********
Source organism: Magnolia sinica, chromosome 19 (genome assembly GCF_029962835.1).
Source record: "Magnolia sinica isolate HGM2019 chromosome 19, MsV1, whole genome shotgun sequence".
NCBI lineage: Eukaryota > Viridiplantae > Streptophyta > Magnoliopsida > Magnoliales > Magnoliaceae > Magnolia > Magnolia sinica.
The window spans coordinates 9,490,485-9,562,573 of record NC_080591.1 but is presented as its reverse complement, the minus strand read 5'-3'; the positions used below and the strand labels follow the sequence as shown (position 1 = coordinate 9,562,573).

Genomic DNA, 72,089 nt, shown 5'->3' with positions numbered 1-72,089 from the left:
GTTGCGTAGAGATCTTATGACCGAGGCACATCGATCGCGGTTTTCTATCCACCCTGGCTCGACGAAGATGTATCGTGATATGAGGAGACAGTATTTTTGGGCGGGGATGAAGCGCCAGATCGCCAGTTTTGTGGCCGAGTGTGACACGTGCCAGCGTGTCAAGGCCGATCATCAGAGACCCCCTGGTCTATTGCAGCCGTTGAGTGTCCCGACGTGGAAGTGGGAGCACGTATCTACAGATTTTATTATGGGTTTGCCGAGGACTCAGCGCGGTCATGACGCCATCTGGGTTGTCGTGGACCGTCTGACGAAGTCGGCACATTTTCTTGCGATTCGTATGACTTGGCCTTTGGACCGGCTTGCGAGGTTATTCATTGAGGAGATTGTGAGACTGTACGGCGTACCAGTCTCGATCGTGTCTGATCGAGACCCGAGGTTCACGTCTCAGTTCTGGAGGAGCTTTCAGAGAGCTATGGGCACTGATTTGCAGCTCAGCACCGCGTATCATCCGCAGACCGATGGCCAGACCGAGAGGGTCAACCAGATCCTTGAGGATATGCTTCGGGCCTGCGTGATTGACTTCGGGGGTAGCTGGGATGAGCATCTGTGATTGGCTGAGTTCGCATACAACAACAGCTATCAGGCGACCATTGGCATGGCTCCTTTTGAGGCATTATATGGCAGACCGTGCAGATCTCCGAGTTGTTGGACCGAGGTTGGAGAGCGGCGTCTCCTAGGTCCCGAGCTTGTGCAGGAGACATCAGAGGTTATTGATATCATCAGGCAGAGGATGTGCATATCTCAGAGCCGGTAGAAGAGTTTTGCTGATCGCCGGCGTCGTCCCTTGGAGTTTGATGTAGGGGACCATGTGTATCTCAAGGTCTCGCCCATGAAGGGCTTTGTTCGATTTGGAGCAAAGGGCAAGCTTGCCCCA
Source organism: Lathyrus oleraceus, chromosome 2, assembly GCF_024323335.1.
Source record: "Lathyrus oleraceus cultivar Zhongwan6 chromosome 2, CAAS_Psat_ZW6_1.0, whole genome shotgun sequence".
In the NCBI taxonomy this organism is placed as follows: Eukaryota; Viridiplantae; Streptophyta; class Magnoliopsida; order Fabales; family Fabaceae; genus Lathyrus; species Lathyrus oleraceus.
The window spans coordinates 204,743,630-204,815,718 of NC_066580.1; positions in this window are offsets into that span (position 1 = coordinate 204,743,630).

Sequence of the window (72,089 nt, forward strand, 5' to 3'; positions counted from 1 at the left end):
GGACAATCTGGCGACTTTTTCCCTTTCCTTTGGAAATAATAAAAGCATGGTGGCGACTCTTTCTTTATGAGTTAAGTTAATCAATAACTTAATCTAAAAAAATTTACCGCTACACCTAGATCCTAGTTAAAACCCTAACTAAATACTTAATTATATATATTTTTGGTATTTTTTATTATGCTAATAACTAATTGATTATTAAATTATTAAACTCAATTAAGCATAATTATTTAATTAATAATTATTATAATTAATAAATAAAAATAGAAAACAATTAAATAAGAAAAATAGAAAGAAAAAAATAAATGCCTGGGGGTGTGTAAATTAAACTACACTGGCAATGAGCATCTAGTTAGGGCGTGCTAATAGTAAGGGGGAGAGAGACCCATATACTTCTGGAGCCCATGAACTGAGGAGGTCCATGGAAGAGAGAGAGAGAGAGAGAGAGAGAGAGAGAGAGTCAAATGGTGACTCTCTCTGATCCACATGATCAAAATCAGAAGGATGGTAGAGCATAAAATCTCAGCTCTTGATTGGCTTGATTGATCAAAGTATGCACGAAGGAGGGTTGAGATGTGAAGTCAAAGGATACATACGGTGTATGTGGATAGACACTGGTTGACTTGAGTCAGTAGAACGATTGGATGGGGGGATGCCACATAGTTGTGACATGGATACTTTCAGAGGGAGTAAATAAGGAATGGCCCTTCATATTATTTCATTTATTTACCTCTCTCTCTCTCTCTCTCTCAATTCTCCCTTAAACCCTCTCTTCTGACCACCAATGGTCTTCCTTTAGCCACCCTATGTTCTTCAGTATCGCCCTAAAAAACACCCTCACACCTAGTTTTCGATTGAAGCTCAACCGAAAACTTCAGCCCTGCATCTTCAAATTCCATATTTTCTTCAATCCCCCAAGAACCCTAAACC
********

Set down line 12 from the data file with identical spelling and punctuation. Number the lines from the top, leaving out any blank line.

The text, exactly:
GGACAATCTGGCGACTTTTTCCCTTTCCTTTGGAAATAATAAAAGCATGGTGGCGACTCTTTCTTTATGAGTTAAGTTAATCAATAACTTAATCTAAAAAAATTTACCGCTACACCTAGATCCTAGTTAAAACCCTAACTAAATACTTAATTATATATATTTTTGGTATTTTTTATTATGCTAATAACTAATTGATTATTAAATTATTAAACTCAATTAAGCATAATTATTTAATTAATAATTATTATAATTAATAAATAAAAATAGAAAACAATTAAATAAGAAAAATAGAAAGAAAAAAATAAATGCCTGGGGGTGTGTAAATTAAACTACACTGGCAATGAGCATCTAGTTAGGGCGTGCTAATAGTAAGGGGGAGAGAGACCCATATACTTCTGGAGCCCATGAACTGAGGAGGTCCATGGAAGAGAGAGAGAGAGAGAGAGAGAGAGAGAGAGAGTCAAATGGTGACTCTCTCTGATCCACATGATCAAAATCAGAAGGATGGTAGAGCATAAAATCTCAGCTCTTGATTGGCTTGATTGATCAAAGTATGCACGAAGGAGGGTTGAGATGTGAAGTCAAAGGATACATACGGTGTATGTGGATAGACACTGGTTGACTTGAGTCAGTAGAACGATTGGATGGGGGGATGCCACATAGTTGTGACATGGATACTTTCAGAGGGAGTAAATAAGGAATGGCCCTTCATATTATTTCATTTATTTACCTCTCTCTCTCTCTCTCTCTCAATTCTCCCTTAAACCCTCTCTTCTGACCACCAATGGTCTTCCTTTAGCCACCCTATGTTCTTCAGTATCGCCCTAAAAAACACCCTCACACCTAGTTTTCGATTGAAGCTCAACCGAAAACTTCAGCCCTGCATCTTCAAATTCCATATTTTCTTCAATCCCCCAAGAACCCTAAACC